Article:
October 26th, 2:00pm: Thankfully, I’ve recovered from that bizarre dancing episode and for some awful reason I have a headache which probably won’t go away any time soon since my Excedrin is at home. Note to self: don’t dance in the car any more – it’s not worth the headache. The Honda dealership makes their daily call to me and since I’m in my office I opt to close the door so that my yelling doesn’t bother my coworkers. That’s right – I know before I answer this phone call how I’m going to approach the discussion which is, namely, either American Honda pays for this absurd rental or I’m taking my car back this afternoon. Period.
The girl says hello on the phone and I return the greeting. Sorry folks, there aren’t a bunch of thoughts racing to get to my mouth this time because there are already words on the tip of my tongue: “I’ll be by after work to take my car back.” Before I have a chance to use this quick verbal barb, though, the young woman on the phone says that the manager talked to someone “above” and American Honda will pay for the three days on the rental that they already agreed to pay for as well as paying for every day of the rental starting with today up until the job is finished.
As you might expect, the “I’m taking my car back” jab punches backwards instead of forwards and for a split second I’m not sure how to respond. Internally, my mind is thankful that someone up the chain of command at American Honda understands that the company hasn’t done right by me as a good, paying customer. I respond with a thanks and a brief statement that goes something like, “This is good news, but when do you expect to have this piece in the shop and the car repaired?” The young woman tells me that the piece should be delivered by Friday (I thought it was Saturday?) and that hopefully it’ll be installed quickly. At this news, a tremor of “Go get ’em, cowboy!” builds up in me since yesterday it was Saturday and today it’s Friday and I have no reason to believe either day, but I did just get a free rental for the remainder of this repair so I keep it shut.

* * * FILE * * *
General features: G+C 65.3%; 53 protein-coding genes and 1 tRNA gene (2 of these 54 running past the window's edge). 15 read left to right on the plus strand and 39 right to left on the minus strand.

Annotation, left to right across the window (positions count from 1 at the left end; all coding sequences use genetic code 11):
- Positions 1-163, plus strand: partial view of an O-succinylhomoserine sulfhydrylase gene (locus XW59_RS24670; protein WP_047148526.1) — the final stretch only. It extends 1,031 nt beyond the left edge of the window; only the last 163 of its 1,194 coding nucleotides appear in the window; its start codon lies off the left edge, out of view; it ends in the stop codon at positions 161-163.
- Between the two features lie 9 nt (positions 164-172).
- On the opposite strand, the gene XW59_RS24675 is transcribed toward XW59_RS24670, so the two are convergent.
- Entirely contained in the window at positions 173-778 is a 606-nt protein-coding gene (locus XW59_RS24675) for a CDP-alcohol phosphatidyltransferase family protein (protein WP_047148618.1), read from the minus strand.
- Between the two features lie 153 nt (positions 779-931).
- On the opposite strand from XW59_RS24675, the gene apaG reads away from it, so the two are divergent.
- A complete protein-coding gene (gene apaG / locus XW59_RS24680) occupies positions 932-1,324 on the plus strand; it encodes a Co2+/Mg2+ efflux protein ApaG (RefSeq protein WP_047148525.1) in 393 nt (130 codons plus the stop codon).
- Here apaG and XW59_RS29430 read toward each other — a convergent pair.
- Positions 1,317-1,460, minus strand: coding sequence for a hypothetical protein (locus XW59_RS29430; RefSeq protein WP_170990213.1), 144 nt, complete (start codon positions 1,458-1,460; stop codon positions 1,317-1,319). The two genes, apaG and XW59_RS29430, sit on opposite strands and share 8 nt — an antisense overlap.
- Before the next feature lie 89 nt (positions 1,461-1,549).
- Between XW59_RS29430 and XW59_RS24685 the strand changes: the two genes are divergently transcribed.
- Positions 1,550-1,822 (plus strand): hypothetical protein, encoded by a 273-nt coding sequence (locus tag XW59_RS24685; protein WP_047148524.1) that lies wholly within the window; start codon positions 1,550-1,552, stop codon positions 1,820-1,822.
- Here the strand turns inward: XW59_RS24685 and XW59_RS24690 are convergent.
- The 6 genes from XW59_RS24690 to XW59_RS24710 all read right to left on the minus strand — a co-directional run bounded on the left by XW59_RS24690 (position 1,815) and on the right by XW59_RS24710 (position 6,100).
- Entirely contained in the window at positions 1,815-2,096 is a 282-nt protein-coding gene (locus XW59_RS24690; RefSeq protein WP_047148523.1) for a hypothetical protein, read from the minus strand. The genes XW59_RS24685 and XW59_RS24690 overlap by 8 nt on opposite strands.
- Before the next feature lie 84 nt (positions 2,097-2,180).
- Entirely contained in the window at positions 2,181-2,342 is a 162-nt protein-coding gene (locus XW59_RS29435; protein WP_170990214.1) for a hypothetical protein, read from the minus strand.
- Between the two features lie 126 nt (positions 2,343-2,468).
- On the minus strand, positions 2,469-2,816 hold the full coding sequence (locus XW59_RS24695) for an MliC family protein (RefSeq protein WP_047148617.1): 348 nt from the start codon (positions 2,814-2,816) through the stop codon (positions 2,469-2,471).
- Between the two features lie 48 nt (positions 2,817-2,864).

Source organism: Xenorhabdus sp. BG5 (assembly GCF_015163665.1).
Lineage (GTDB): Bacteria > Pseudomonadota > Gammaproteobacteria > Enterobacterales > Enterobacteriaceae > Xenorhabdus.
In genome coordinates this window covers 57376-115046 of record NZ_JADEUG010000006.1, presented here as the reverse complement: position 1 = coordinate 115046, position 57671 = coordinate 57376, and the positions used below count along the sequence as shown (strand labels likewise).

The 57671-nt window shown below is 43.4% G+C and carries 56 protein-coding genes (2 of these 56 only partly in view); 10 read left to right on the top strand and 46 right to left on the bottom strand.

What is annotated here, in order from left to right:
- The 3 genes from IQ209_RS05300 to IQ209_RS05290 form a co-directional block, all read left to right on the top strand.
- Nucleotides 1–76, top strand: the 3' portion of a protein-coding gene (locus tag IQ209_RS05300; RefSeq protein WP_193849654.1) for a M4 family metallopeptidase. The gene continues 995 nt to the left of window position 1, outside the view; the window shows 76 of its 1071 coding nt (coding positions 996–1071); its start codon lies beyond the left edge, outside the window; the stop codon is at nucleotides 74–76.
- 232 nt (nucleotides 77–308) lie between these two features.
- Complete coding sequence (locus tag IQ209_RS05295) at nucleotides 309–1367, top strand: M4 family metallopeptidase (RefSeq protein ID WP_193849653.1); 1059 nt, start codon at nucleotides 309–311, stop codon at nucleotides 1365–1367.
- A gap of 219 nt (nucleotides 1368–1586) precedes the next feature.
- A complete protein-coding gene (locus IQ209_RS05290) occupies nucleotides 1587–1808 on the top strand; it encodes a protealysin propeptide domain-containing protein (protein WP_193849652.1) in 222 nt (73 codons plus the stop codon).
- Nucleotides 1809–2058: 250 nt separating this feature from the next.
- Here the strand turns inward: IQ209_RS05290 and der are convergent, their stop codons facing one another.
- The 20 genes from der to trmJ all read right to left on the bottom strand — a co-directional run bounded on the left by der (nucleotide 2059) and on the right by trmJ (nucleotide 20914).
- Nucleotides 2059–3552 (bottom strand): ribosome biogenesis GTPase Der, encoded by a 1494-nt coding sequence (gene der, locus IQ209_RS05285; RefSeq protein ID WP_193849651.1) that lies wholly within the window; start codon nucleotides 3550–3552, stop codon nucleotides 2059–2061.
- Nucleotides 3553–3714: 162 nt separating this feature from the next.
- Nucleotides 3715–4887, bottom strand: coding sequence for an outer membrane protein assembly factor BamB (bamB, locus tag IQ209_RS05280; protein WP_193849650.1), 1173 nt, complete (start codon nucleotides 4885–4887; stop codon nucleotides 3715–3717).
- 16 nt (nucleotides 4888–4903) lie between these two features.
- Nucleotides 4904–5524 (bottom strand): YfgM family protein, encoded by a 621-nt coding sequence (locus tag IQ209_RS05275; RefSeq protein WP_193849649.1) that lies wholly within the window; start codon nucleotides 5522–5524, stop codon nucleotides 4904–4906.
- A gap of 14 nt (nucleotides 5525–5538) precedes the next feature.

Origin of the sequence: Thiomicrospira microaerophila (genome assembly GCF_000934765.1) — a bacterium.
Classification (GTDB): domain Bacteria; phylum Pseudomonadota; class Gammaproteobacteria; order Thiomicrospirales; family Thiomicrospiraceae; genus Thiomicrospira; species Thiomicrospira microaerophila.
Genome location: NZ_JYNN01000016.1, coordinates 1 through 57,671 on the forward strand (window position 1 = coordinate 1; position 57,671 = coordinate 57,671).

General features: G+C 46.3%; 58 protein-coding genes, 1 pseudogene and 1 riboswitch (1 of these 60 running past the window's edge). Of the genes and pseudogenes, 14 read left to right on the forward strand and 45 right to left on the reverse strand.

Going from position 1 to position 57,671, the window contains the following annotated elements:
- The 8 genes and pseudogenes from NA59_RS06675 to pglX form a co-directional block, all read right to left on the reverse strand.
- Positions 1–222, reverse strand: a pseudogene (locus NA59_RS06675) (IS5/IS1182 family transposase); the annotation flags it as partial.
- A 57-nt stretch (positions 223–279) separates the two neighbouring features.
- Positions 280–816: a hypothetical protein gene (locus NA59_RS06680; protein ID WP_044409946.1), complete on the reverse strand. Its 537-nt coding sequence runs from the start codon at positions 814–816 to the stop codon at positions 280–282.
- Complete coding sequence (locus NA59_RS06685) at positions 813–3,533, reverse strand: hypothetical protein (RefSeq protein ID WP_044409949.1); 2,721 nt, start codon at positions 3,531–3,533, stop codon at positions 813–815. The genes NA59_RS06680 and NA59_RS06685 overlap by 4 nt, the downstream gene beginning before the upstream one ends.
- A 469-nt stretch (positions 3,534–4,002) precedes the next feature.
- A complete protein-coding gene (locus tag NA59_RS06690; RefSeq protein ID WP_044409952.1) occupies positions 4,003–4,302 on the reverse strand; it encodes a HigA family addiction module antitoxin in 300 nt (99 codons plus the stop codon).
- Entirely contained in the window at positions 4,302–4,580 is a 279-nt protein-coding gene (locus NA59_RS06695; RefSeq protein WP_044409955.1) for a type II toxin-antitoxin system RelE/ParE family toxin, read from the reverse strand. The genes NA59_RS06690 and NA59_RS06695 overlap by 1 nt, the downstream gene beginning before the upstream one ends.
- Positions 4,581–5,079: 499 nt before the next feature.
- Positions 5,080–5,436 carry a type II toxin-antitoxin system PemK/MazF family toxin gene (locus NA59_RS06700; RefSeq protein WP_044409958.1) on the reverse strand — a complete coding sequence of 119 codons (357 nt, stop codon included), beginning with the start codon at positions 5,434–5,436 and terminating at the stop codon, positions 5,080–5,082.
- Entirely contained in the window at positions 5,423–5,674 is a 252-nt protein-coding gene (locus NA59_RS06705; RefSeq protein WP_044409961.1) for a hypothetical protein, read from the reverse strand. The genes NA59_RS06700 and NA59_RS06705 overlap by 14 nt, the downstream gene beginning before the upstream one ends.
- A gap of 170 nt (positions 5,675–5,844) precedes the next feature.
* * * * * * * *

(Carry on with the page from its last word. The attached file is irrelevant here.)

My conscience wins a roaring victory by silencing the tremor and I thank the young woman for her assistance and let her know that I’ll be by later that day to take some items out of my car that I need for work (EZ Pass, GPS, hands-free headset, etc).
October 27th, 12:00pm: The local car rental company charges me an additional $222. I call and ask what the problem is and they say that it has to do with me having the car for over a week at this point. The anger begins to build within my mind, but my conscience is having a wonderful day and no battle ensues.